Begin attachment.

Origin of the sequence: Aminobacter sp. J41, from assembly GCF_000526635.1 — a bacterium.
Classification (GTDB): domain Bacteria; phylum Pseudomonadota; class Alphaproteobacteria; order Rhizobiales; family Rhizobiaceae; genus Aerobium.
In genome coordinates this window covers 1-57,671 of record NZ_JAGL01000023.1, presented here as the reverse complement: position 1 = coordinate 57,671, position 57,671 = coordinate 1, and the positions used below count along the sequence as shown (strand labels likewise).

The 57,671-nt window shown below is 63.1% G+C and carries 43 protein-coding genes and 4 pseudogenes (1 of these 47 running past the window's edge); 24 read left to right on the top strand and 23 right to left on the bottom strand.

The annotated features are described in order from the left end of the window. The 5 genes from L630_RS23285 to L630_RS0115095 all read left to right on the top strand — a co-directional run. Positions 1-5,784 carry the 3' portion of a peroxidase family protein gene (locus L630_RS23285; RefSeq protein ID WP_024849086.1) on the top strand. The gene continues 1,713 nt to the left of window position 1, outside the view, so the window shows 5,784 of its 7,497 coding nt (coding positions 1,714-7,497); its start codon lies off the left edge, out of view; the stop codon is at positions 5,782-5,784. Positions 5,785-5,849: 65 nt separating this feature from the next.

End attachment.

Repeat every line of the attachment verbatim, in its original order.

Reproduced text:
Origin of the sequence: Aminobacter sp. J41, from assembly GCF_000526635.1 — a bacterium.
Classification (GTDB): domain Bacteria; phylum Pseudomonadota; class Alphaproteobacteria; order Rhizobiales; family Rhizobiaceae; genus Aerobium.
In genome coordinates this window covers 1-57,671 of record NZ_JAGL01000023.1, presented here as the reverse complement: position 1 = coordinate 57,671, position 57,671 = coordinate 1, and the positions used below count along the sequence as shown (strand labels likewise).

The 57,671-nt window shown below is 63.1% G+C and carries 43 protein-coding genes and 4 pseudogenes (1 of these 47 running past the window's edge); 24 read left to right on the top strand and 23 right to left on the bottom strand.

The annotated features are described in order from the left end of the window. The 5 genes from L630_RS23285 to L630_RS0115095 all read left to right on the top strand — a co-directional run. Positions 1-5,784 carry the 3' portion of a peroxidase family protein gene (locus L630_RS23285; RefSeq protein ID WP_024849086.1) on the top strand. The gene continues 1,713 nt to the left of window position 1, outside the view, so the window shows 5,784 of its 7,497 coding nt (coding positions 1,714-7,497); its start codon lies off the left edge, out of view; the stop codon is at positions 5,782-5,784. Positions 5,785-5,849: 65 nt separating this feature from the next.